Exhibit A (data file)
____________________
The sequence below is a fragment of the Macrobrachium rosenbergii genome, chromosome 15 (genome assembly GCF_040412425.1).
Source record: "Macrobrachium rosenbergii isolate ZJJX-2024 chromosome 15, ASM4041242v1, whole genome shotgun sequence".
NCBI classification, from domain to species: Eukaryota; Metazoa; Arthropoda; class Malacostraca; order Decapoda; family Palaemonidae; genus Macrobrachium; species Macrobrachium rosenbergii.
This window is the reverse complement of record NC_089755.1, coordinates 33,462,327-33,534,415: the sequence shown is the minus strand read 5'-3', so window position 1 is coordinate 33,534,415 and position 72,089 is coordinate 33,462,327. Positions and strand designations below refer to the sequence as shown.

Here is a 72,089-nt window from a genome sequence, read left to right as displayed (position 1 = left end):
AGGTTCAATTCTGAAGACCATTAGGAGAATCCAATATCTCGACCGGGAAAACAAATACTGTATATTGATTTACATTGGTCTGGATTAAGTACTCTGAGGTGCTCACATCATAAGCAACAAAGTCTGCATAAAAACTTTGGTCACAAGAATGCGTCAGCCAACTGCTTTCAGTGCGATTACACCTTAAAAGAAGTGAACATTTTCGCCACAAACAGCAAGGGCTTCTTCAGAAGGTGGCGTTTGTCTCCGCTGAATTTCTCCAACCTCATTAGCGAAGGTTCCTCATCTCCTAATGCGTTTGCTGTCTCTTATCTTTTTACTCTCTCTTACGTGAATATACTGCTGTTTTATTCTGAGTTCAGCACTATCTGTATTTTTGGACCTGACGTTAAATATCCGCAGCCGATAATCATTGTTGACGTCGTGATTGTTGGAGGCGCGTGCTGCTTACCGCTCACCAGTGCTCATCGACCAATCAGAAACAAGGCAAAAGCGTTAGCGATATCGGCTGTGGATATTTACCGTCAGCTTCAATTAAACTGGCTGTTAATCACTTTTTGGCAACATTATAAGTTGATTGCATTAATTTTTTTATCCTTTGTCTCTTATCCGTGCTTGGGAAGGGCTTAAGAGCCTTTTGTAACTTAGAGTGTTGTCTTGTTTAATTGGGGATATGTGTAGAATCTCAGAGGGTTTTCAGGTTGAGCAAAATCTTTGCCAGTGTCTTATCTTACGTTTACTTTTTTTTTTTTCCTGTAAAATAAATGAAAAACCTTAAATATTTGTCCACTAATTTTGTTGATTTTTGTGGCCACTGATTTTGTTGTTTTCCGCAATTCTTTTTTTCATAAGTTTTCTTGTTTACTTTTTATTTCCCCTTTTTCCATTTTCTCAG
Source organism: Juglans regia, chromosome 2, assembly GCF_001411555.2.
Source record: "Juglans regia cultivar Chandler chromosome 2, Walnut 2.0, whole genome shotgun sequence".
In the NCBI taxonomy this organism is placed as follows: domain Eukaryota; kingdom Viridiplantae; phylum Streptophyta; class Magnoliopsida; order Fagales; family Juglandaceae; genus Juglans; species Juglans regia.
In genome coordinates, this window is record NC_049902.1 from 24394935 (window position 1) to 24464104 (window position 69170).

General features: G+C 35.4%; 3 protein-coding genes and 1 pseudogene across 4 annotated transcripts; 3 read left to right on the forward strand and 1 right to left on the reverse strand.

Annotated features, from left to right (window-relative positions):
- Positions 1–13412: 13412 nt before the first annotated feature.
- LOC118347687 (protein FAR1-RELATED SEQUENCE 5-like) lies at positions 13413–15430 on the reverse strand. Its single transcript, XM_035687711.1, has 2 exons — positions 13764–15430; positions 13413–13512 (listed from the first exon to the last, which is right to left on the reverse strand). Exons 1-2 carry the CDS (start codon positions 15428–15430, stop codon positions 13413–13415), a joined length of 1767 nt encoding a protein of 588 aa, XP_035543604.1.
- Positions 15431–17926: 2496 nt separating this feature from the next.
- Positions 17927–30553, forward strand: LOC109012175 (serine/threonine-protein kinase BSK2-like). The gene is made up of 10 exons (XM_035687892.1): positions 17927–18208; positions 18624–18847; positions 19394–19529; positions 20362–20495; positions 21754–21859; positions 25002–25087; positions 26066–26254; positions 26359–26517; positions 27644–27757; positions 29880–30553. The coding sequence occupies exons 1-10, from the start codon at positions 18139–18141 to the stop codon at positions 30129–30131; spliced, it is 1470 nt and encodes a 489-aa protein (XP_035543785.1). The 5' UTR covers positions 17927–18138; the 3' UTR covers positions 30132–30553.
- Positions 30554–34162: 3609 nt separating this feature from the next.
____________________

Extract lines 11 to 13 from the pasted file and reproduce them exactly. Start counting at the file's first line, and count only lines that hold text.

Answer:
General features: G+C 35.4%; 3 protein-coding genes and 1 pseudogene across 4 annotated transcripts; 3 read left to right on the forward strand and 1 right to left on the reverse strand.

Annotated features, from left to right (window-relative positions):
- Positions 1–13412: 13412 nt before the first annotated feature.